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Add Curb Cup to the list of exciting events that I missed going to, but I sure had fun reading about it in the Statesman just now. I give "JuxtaPercussion" the prize for best name (of the ones mentioned, at least).
"If we have lightning in a bottle, we'll plan for it next year. Maybe this is Boise's new River Festival," said BoDo developer and "man behind the Curb Cup" Mark Rivers said. (The grand and glorious River Festival was of course the "defunct blow-out that was once a Boise summer standard" folding up its tents in bankruptcy 6 years ago, after it stole the Fourth of July for a while in the late 90s and early oughts.)
I'm sure Saddam Hussein felt his use of torture was justified, too; there were plenty of threats to him and the people of his country. The House of Representatives didn't have the cojones to impeach the last administration's Dark Lord when it was called for, but the more he promotes his view of "necessity," the more it seems to me that prosecution is in order. As painful as it may be, it seems we haven't had enough Truth yet.
As far as responding to Cheney's latest vigorous (and self-serving) defense of torture (which he's now freely admitting was "general policy that we had approved"), John McCain says it clearly enough:
"Mr. McCain challenged Mr. Cheney's argument that the C.I.A.'s use of extreme interrogation methods had provided critical, life-saving intelligence. He said such techniques violated the Geneva Convention on torture, damaged United States relations with allies, substantially aided Al Qaeda with its recruitment and produced unreliable intelligence."
McCain doesn't think we should "go back," though. Just call it all "bygones" and we're good?
Which will produce more truth about tubes, tea and crumpets, or torture? Dick Cheney's been arguing for the Inquisition all along, and certain credulous media outlets have been amplifying the "unnamed sources" that keep feeding juicy details, if not actual supporting evidence. Glenn Greenwald lambastes the Washington Post "reporters" who teed up the latest, for this weekend's Sunday morning TV folderol.
Not that there's any new information to justify the criminal acts (or to justify the legal memoranda that supposedly uncriminalized them).
Cheney and his daughter can propound his theory that he Kept America Safe all he wants; that neither makes it true, nor makes what he did morally defensible.
Trying without trying
the task is done with no hands
water relaxes to ocean
then back to sky
But still, considering the topic, it's hard to resist a chortle. Adam's back, he says, and afflicting the comfortable with more than just that slightly-too-large self-portrait. Idaho CD-02 Representative Mike Simpson's larding on the pork and why oh why isn't anyone upset about it? (And why isn't Adam more enthusiastic about Democrat Walt Minnick's voting against pork?)
But there's "a bad headline for Democrats in the last couple of weeks":
"Idaho Schools showed big academic improrvementwith 2 out of 3 schools meeting their goals in Math, Reading, and English, up from 56% in 2006-2007 school year and way up from 27% under Democrat Marilyn Howard in the 2004-05 school year."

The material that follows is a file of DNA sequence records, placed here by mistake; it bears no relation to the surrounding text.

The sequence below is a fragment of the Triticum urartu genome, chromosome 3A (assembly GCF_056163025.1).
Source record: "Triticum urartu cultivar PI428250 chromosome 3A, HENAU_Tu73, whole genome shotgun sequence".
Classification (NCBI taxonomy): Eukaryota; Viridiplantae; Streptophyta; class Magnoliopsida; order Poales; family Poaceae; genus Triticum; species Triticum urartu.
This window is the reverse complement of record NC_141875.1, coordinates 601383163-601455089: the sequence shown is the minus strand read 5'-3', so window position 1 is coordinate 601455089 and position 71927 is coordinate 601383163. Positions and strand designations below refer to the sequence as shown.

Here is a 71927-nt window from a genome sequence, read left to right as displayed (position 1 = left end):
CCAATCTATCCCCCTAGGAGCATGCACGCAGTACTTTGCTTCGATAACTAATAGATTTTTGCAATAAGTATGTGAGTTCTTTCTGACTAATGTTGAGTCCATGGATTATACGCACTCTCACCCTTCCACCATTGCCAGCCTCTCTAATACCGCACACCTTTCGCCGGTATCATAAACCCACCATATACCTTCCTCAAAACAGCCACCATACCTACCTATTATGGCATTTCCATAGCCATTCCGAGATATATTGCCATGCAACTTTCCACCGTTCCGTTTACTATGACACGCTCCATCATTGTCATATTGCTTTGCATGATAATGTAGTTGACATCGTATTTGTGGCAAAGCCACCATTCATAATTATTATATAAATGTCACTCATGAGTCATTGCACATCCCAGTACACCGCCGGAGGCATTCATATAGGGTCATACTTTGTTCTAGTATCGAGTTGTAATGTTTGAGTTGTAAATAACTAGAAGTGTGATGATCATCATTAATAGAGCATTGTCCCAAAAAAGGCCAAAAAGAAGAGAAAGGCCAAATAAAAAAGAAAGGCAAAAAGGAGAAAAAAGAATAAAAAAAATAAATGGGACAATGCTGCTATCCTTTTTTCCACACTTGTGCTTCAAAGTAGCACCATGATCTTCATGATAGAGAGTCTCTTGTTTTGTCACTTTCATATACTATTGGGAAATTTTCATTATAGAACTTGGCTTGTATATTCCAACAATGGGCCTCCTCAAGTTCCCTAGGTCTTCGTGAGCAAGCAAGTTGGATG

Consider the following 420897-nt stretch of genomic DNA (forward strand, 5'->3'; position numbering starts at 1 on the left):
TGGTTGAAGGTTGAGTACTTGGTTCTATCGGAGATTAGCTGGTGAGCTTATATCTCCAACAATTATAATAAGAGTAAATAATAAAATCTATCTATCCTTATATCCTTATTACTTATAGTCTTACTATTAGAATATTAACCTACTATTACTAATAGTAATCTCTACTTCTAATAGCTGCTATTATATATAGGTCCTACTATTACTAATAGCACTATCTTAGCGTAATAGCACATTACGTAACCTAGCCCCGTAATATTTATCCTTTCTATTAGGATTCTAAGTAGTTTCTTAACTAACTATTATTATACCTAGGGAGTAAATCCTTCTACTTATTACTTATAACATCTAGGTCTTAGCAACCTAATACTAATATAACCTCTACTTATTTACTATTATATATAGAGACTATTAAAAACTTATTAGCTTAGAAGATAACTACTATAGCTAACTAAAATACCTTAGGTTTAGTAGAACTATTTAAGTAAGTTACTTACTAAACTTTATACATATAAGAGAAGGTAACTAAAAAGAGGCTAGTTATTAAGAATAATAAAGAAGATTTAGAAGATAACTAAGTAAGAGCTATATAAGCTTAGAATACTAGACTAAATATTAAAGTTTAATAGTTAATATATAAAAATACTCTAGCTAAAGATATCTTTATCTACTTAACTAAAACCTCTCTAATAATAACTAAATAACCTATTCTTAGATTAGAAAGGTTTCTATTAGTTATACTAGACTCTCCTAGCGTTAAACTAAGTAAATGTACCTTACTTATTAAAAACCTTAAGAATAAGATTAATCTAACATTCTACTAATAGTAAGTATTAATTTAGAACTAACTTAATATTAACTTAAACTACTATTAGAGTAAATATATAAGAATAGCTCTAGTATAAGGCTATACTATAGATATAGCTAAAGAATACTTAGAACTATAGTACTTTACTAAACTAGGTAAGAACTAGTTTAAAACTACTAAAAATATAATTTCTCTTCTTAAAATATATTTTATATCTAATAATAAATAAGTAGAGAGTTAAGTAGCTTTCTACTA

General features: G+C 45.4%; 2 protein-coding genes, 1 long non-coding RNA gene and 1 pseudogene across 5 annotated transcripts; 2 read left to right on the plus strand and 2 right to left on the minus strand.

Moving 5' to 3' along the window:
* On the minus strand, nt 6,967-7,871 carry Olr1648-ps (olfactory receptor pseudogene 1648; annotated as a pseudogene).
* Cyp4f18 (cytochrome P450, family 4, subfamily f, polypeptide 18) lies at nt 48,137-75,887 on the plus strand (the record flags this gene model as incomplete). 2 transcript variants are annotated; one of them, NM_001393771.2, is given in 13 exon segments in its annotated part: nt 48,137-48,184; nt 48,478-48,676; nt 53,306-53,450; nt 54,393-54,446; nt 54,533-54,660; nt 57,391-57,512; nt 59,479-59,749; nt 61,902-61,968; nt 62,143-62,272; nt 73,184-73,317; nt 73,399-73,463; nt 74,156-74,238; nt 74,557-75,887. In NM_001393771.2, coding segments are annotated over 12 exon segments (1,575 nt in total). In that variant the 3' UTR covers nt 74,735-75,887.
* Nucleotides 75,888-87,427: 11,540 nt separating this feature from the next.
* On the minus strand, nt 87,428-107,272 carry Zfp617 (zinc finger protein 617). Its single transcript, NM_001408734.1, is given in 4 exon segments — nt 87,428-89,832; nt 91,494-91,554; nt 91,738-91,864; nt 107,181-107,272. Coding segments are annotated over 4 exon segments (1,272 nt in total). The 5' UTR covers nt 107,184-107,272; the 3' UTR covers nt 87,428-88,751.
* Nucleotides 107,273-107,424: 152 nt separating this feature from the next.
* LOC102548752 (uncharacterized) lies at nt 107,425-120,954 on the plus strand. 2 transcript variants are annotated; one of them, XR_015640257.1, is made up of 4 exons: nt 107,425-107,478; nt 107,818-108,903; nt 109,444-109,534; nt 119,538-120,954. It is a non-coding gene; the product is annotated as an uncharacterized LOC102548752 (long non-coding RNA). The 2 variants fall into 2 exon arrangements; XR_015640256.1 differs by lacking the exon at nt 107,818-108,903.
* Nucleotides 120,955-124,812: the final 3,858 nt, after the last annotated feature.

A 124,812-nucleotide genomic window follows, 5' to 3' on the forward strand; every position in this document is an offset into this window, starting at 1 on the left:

Because Democrats so hate the idea of academic improrvement (let alone improvement) if the Republicans can take credit for it, don't you know.
Gotta love Chris Wallace's intro: "today we're going to tell you about something you may never have heard about." That would be because they just made it up.
Is there any kind of nonsense, misinformation or duplicity that Fox "News" won't stoop to? At least tabloid journalism appreciaties that its mission is to be funny; FN can't even get that right.
The Obama administration has more than enough to do without dealing with the sins of its predecessors, but even as we look forward to find our way, we do need to check our rear view mirrors to make sure there are not hazards coming at us from behind.
Our system of justice is seldom able to work "looking forward"; we give the benefit of the doubt (at least on paper) and presume innocence, but evidence of wrongdoing forces us to look backward and prosecute those who are responsible.
When "lawless and morally repugnant" behavior (as the NYT editorial board put it) originates at the top, it makes the job of prosecution all the more monumental, and all the more essential.
The horrific details of government-sanctioned torture suggests (only suggests, since so much is still secret) that the operatives carefully followed the orders they were given, and did what they could to stay within the law, if not morality.
But the orders.
And their perpetrator, still complaining that the end justified the means and why don't we all just thank him and everyone else involved.
It's a matter of honor as well as justice to address these wrongs.
I hadn't heard the part about doping the gas tank and running the engine until it seizes up until reading Dale Dixon's Consumer Alert column; I agree with him that Bronco Motors came up with a good way to avoid irreparable damage in case the government program went bad. The White House Media Affairs sends news of the CARS program success after its close last night,
"...with nearly 700,000 clunkers taken off the roads, replaced by far more fuel efficient vehicles. Rebate applications worth $2.877 billion were submitted by the 8pm deadline, under the $3 billion provided by Congress to run the program.
"Cars made in America topped the most-purchased list, from the Ford Focus to the Toyota Corolla to the Honda Civic...."